There isn't a whole lot to do in Vientiane. It's a relaxing place with nice river views and great outdoor places to eat right on the river banks. The vendors set up an outdoor grill, have refrigeration for Beer Lao's and have plastic tables and chairs set by the river channel. It's a nice setting and a great place to watch the sunset over the river while drinking a Beer Lao.
The people are friendly here but not as much as in other places in Laos and that makes sense since this is a bigger city and it's not small town or village life.
This picture is of a lady sweeping dirt in the streets. There are many such people that do this work and it's an endless and fruitless task. It is funny in a way but it's also a job that she gets paid for that someone decided added value to the municipality.
The city is growing as Laos attracts more tourism and foreign investment. Here is a massive, 5-Star hotel on the banks of the Mekong just outside the town center that looks very out of place in this country.
Here's an example of the French colonial influence on a building. This is some sort of government office.
I have an interesting story that brought back to me where I am and reminded me that I'm traveling in a foreign country. I sought out and walked by the American Embassy one day, feeling a bit homesick and wanting to see the Stars and Stripes and maybe stand on American soil for a moment. It was cool to see our flag waving. I stopped to take a picture of our flag but before I clicked it a Lao Army guy came running over to me blowing his whistle and then yelling at me in Lao. Scared the crap out of me, I was about to try to run inside the Embassy. I guess you're not allowed to take pictures of the embassy for some reason, he grabbed my camera and I had to prove to him that I didn't actually snap any pictures. Then I walked away, kinda eerie...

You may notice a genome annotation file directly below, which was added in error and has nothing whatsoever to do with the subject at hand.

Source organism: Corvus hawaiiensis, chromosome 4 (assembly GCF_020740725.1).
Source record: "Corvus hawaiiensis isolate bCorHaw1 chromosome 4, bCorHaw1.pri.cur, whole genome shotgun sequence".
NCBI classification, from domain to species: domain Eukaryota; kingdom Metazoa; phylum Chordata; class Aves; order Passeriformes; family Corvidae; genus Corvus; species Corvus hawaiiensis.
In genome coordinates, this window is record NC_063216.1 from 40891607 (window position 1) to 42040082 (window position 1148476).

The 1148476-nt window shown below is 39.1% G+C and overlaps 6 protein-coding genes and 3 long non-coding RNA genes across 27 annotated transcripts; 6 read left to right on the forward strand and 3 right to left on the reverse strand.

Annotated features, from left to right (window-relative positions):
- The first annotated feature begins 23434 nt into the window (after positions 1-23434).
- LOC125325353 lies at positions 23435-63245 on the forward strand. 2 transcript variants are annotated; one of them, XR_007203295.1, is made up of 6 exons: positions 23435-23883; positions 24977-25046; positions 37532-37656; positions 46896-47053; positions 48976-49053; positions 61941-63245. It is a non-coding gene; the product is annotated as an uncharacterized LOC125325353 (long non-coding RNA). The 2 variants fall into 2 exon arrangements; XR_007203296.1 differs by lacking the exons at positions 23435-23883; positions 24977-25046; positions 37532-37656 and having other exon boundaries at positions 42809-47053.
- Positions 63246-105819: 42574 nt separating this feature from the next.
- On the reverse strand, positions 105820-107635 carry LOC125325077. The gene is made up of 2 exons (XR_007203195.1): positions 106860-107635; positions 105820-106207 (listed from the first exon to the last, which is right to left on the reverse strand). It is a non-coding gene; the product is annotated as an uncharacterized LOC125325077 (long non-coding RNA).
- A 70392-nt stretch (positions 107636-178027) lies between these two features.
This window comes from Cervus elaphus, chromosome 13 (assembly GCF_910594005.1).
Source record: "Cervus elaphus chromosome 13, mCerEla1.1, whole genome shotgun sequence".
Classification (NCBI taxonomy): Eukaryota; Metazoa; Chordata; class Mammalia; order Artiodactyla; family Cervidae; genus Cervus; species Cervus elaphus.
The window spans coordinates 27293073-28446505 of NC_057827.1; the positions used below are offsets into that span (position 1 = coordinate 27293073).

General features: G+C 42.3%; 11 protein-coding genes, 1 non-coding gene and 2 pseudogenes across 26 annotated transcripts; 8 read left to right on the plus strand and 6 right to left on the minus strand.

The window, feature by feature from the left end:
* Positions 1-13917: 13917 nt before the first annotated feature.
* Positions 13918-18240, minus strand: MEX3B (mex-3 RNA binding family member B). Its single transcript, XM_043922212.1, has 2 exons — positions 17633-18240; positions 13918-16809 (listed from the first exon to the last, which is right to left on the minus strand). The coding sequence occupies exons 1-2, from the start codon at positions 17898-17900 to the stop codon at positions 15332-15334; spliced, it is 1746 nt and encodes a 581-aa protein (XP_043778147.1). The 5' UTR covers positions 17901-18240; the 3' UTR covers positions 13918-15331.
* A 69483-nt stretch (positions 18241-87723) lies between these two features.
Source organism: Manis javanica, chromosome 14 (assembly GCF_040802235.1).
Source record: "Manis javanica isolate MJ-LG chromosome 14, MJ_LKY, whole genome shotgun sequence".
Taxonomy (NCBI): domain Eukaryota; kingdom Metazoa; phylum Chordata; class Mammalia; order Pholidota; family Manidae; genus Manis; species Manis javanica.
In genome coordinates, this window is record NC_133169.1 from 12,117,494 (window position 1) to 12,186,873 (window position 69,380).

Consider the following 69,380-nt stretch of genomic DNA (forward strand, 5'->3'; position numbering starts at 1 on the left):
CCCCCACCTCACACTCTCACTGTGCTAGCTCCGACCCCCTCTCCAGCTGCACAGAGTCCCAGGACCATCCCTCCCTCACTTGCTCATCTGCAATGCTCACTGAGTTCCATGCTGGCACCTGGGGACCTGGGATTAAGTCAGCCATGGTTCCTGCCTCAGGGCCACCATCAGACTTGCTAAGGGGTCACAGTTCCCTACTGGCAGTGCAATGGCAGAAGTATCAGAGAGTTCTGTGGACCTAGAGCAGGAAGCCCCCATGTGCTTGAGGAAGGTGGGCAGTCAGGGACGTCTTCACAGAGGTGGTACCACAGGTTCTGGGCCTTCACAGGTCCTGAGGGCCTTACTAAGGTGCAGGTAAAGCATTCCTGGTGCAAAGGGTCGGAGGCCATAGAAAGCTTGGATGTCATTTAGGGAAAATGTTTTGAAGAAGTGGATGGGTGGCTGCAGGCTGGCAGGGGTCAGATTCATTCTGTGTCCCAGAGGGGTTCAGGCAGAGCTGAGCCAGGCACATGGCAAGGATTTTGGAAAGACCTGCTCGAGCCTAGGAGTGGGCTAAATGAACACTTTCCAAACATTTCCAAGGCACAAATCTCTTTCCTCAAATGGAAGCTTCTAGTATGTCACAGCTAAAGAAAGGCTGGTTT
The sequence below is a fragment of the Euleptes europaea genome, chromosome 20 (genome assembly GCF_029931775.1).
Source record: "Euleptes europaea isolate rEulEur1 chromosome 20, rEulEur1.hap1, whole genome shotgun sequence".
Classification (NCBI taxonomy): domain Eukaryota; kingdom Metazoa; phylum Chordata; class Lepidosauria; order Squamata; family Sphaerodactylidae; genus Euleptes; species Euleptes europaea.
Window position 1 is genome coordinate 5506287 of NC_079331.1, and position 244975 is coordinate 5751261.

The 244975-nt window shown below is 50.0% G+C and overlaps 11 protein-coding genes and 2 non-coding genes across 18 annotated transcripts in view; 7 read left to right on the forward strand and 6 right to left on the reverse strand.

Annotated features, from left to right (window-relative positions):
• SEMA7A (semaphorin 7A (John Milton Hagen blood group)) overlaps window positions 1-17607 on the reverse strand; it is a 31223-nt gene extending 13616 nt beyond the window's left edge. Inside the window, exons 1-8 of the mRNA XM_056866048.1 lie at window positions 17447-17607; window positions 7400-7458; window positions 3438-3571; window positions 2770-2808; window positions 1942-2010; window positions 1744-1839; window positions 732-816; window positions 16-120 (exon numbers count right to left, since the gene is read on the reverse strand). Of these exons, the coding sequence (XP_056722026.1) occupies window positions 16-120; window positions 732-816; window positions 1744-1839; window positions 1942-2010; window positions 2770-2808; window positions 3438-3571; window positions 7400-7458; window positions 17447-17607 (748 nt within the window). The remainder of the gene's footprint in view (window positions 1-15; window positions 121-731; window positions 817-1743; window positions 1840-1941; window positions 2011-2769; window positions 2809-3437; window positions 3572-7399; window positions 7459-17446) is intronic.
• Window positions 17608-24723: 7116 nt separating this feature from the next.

I don't like to take no for an answer so I walked around the block to see if I could get another view of the flag away from these army guys and I did and I took a couple pictures that didn't come out real good. I showed them though, no one is going to keep me from taking a picture of my flag!!!